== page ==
Though short, Britain’s First Secretary of State and Secretary of State for Foreign Affairs, Commonwealth and Development Affairs Dominic Raab‘s two-day working visit has yielded significant optimism as to the future of the bilateral relationship between the foreign ally whose history played an important role in the development of the Sultanate.
Speaking to the Bulletin after attending several high level meetings and talks with his counterpart, Raab shared that Brunei-United Kingdom (UK) friendship is based on trade, security cooperation and regional stability, “but what stood out during this particular visit was perhaps how we can build an even stronger relationship for the future – in a post-Brexit and post-pandemic world”.
Brunei maintains long standing, warm and friendly relations with the UK, based on historical and traditional links between its people as well as the royal families.
Bilateral relations between both countries continue to be enhanced with renewed cooperation, particularly in the fields of defence – with the British Garrison – and education – approximately 1,100 Bruneians are currently studying in the UK.
During this particular visit, the UK’s First Secretary of State stressed on the importance for Brunei to rectify the Comprehensive and Progressive Agreement for Trans-Pacific Partnership (CPTPP).
Raab said the UK is working hard on negotiating new trade deals as an independent, sovereign country.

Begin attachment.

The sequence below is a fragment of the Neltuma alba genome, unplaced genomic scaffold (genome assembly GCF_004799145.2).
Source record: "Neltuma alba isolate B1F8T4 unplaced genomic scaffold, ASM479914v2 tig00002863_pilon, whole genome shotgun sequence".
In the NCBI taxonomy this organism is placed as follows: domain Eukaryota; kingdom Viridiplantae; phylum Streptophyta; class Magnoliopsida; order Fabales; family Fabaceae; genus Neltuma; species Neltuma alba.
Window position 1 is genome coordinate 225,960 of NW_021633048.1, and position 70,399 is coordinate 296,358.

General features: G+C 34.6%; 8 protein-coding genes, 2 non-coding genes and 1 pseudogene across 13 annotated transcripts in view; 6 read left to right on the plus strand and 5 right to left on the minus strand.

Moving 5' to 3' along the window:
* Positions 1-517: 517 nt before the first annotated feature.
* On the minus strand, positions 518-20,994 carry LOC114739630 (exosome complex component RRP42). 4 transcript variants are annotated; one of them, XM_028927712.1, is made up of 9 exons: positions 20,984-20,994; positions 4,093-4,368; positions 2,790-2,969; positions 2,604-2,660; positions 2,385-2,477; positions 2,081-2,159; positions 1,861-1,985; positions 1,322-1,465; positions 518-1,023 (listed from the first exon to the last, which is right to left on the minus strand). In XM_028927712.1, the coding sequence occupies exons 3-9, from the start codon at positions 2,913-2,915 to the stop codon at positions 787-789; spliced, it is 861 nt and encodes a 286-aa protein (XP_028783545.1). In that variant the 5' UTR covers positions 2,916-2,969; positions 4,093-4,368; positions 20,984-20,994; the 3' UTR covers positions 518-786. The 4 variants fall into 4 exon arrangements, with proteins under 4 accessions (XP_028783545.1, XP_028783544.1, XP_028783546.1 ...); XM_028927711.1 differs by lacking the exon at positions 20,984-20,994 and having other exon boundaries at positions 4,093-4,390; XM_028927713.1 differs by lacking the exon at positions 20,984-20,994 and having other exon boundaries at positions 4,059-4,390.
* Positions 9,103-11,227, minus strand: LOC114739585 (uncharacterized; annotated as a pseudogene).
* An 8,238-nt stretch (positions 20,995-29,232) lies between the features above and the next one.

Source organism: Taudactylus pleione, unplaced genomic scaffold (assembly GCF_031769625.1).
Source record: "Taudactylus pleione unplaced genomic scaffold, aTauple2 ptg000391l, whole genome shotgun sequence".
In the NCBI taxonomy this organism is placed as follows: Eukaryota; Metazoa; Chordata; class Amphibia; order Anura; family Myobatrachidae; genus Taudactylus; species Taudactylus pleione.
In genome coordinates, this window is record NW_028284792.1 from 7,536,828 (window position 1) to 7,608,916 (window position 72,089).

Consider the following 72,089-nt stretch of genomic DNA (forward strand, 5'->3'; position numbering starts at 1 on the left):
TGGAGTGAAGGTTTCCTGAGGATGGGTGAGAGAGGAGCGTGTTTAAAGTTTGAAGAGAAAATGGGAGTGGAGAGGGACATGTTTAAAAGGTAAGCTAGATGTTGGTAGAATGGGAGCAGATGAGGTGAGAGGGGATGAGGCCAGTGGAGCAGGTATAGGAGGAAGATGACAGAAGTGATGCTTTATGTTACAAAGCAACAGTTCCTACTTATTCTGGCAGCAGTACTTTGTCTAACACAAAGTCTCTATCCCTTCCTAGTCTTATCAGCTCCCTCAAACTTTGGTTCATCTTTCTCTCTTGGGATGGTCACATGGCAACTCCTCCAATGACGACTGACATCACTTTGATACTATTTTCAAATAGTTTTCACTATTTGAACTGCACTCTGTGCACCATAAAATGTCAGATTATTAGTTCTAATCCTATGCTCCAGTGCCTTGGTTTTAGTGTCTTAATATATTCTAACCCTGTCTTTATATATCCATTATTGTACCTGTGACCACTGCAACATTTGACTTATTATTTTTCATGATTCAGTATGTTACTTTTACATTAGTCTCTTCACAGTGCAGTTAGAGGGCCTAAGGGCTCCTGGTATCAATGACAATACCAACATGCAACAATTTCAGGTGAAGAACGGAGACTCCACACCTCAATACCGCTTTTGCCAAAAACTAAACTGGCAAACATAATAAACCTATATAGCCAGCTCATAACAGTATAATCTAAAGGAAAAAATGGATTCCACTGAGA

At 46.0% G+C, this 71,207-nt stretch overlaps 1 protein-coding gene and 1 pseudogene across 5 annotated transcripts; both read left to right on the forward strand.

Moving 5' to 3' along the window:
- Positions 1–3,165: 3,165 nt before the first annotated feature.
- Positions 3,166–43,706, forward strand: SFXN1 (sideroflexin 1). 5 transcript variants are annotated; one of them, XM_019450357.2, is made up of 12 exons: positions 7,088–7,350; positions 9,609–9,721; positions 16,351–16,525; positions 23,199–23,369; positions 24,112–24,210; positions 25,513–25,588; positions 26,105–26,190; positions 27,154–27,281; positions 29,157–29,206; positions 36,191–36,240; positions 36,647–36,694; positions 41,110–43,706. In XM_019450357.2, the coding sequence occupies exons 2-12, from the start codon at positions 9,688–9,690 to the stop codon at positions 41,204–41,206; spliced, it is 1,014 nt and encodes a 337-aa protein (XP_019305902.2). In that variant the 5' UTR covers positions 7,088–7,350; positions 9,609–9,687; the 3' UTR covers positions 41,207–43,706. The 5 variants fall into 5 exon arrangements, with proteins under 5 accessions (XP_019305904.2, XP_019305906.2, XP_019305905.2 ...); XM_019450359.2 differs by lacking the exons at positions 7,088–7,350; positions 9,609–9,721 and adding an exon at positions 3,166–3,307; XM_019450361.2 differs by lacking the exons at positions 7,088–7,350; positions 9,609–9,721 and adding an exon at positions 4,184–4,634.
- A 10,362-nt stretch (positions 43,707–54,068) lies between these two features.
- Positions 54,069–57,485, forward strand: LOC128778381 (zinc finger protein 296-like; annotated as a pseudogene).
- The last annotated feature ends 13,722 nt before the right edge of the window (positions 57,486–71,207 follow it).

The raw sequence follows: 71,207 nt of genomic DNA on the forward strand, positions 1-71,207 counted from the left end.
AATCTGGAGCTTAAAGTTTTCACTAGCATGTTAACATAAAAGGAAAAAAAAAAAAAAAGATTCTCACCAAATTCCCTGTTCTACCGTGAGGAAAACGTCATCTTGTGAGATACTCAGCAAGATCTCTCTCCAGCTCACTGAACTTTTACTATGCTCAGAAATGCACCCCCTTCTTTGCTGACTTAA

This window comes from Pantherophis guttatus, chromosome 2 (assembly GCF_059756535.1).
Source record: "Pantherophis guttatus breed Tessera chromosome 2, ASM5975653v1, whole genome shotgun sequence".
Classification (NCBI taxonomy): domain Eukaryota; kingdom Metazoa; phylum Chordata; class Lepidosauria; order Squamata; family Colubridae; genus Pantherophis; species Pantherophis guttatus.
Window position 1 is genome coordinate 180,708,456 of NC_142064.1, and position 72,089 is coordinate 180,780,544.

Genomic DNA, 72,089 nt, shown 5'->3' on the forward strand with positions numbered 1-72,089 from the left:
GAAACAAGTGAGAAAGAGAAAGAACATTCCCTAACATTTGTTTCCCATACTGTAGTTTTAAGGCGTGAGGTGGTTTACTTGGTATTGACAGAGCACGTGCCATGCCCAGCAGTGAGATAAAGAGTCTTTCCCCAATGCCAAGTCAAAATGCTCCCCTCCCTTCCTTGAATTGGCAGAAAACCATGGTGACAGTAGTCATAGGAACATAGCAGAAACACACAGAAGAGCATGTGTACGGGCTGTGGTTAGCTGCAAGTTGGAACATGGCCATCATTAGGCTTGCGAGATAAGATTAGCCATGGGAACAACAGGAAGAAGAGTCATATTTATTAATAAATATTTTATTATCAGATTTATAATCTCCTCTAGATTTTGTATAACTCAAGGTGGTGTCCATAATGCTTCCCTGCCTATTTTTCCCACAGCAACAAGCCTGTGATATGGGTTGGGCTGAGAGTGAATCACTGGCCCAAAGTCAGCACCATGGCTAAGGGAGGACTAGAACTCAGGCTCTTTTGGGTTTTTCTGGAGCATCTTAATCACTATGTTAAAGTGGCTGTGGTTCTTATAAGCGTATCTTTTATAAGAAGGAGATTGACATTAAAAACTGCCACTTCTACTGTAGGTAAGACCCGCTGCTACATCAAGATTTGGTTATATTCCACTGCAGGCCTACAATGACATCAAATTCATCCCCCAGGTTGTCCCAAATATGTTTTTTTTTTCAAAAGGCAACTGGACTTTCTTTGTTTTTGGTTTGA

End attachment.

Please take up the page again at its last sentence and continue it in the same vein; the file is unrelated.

The envoy met with his counterpart, and good friend, Minister of Foreign Affairs II Dato Seri Setia Awang Haji Erywan bin Pehin Datu Pekerma Jaya Haji Mohd Yusof to facilitate on the matter.
“Brunei has signed but has not yet rectified the CPTPP agreement,” shared Raab, adding that the UK is also keen to join the trade agreement along other countries in the region including Indonesia and Thailand.
Brunei is one of the 11 countries that signed the new CPTPP pact, which includes Australia, Canada, Chile, Japan, Malaysia, Mexico, New Zealand, Peru, Singapore and Vietnam.
Today, the 11 countries’ combined economies represent 13.4 per cent of global GDP (about USD13.5 trillion), making the CPTPP the fourth largest free trade area in the world after NAFTA, the European Union (EU) and the Regional Comprehensive Economic Partnership (RCEP).
This year, after Brexit, the status of the UK as a full dialogue partner of ASEAN is also a hot issue.
ASEAN has placed a moratorium on the number of dialogue partners for the past two decades. London has expressed a strong desire to become a dialogue partner as soon as possible.
The UK’s First Secretary of State joined the second UK-ASEAN ministerial dialogue, to explore Dialogue Partner status for the UK, before returning to the UK.
“The UK has put in a bid as ASEAN dialogue partner – as a force for good in the region. So I’ve been talking here with our friends in Brunei who are chairing ASEAN on how we progress that bid,” said Raab.
“The UK wants a closer relationship with ASEAN. We are already close partners working together on COVID-19, climate change and the Myanmar coup, but we want to go further as a dialogue partner.”